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Standardized laboratory testing of wood and wood-based products against subterranean termites in Indonesia (SNI 01.7207-2006) (SNI) has no requirement for the inclusion of a comparative reference species of wood (reference control). This is considered a weakness of the Indonesian standard. Consequently, a study was undertaken to identify a suitable Indonesian species of community wood that could be used as a reference control. Four candidate species of community woods: Acacia mangium, Hevea brasiliensis, Paraserianthes falcataria and Pinus merkusii were selected for testing their susceptibility to feeding by Coptotermes formosanus. Two testing methods (SNI and the Japanese standard method JIS K 1571-2004) were used to compare the susceptibility of each species of wood. Included in the study was Cryptomeria japonica, the reference control specified in the Japanese standard. The results of the study indicated that P. merkusii is a suitable reference species of wood for inclusion in laboratory tests against subterranean termites, conducted in accordance with the Indonesian standard (SNI 01.7207-2006). Full article
Open AccessArticle Termite Resistance of Thermally-Modified Dendrocalamus asper (Schultes f.) Backer ex Heyne
Insects 2012, 3(2), 390-395; doi:10.3390/insects3020390
Received: 8 February 2012 / Revised: 15 March 2012 / Accepted: 16 March 2012 / Published: 27 March 2012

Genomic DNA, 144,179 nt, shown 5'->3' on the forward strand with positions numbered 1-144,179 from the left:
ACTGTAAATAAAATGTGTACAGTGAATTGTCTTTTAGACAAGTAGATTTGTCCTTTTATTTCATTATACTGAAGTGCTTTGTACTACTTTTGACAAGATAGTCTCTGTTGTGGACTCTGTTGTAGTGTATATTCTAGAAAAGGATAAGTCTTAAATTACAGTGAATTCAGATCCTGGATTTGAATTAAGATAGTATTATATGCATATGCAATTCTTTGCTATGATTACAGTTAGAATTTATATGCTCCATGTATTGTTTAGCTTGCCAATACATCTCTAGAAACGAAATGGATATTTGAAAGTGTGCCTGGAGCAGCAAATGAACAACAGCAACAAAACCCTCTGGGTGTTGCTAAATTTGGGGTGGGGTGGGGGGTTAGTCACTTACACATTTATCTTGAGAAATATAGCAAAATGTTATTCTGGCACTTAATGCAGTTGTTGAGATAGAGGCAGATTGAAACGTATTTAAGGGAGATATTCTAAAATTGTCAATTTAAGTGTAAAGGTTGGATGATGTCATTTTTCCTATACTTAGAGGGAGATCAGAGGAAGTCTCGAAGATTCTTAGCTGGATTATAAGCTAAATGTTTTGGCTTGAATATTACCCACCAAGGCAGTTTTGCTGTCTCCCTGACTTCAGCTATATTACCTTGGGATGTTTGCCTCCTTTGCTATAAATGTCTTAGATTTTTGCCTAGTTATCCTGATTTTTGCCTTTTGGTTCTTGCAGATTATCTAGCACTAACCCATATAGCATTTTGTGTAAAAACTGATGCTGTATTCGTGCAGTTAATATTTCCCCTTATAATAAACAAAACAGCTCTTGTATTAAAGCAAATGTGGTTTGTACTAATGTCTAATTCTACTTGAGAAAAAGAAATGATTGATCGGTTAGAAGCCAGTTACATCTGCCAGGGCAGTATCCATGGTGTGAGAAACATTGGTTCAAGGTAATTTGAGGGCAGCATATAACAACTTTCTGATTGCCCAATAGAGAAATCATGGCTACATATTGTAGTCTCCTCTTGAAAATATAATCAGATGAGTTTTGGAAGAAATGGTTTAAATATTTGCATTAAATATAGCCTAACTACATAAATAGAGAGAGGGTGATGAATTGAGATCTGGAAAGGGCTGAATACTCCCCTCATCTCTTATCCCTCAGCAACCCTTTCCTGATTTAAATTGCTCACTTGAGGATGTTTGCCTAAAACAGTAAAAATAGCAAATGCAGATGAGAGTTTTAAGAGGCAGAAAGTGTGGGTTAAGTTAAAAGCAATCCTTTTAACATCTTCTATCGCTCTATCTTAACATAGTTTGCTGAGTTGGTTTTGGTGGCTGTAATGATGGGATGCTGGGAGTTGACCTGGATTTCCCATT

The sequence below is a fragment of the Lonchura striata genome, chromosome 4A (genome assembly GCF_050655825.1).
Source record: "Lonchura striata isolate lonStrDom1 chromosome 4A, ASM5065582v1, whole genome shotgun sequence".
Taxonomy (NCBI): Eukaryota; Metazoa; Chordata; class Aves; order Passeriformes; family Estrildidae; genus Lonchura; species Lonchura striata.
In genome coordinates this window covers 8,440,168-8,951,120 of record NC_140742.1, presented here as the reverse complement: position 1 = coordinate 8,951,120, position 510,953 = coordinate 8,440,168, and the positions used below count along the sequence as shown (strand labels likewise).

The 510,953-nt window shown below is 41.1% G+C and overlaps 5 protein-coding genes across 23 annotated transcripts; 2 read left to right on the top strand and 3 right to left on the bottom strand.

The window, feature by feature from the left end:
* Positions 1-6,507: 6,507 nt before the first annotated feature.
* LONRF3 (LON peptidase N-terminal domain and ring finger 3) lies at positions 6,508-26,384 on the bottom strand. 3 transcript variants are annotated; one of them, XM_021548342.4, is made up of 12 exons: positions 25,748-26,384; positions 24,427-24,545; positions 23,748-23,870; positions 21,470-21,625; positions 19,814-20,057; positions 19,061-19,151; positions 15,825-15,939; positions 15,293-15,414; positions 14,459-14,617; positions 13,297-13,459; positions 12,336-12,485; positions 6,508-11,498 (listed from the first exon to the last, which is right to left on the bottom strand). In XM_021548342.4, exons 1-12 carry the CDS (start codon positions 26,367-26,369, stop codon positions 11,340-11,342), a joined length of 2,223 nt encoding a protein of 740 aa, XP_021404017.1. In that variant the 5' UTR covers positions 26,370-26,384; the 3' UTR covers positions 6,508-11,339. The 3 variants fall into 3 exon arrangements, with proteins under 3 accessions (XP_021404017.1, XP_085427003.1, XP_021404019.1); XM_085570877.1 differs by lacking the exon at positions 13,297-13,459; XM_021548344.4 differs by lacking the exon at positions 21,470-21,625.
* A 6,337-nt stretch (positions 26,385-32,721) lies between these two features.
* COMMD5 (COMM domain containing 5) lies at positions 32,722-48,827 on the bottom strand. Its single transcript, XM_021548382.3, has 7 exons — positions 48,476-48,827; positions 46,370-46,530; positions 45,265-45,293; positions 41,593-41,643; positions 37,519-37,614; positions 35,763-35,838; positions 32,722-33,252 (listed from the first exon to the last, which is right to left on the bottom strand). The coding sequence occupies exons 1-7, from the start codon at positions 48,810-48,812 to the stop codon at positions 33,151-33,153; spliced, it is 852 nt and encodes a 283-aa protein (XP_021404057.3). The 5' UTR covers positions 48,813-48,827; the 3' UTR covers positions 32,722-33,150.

Cited by 3 | PDF Full-text (147 KB) | HTML Full-text | XML Full-text
Abstract
The effects of thermal modification on the resistance of Dendrocalamus asper against Microcerotermes losbañosensis were investigated after exposure to virgin coconut oil at 140–200 °C for 30–120 min. The results showed that heat treatment significantly improved bamboo’s resistance to termites based on mass
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The effects of thermal modification on the resistance of Dendrocalamus asper against Microcerotermes losbañosensis were investigated after exposure to virgin coconut oil at 140–200 °C for 30–120 min. The results showed that heat treatment significantly improved bamboo’s resistance to termites based on mass losses and visual observations. The enhancement was highest at 200 °C. Prolonged treatment had a positive effect on the resistance at lower temperatures only. Full article
Open AccessArticle Resistance of Wood Wool Cement Board to the Attack of Philippine Termites
Insects 2012, 3(1), 18-24; doi:10.3390/insects3010018
Received: 28 October 2011 / Revised: 14 November 2011 / Accepted: 18 November 2011 / Published: 28 December 2011
Cited by 1 | PDF Full-text (155 KB) | HTML Full-text | XML Full-text
Abstract
The resistance of yemane (Gmelina arborea Roxb.)-based wood wool cement board (WWCB) against Philippine termites was evaluated under laboratory and field conditions. Tests were conducted following the FPRDI standard procedures in determining the resistance of WWCB against subterranean and drywood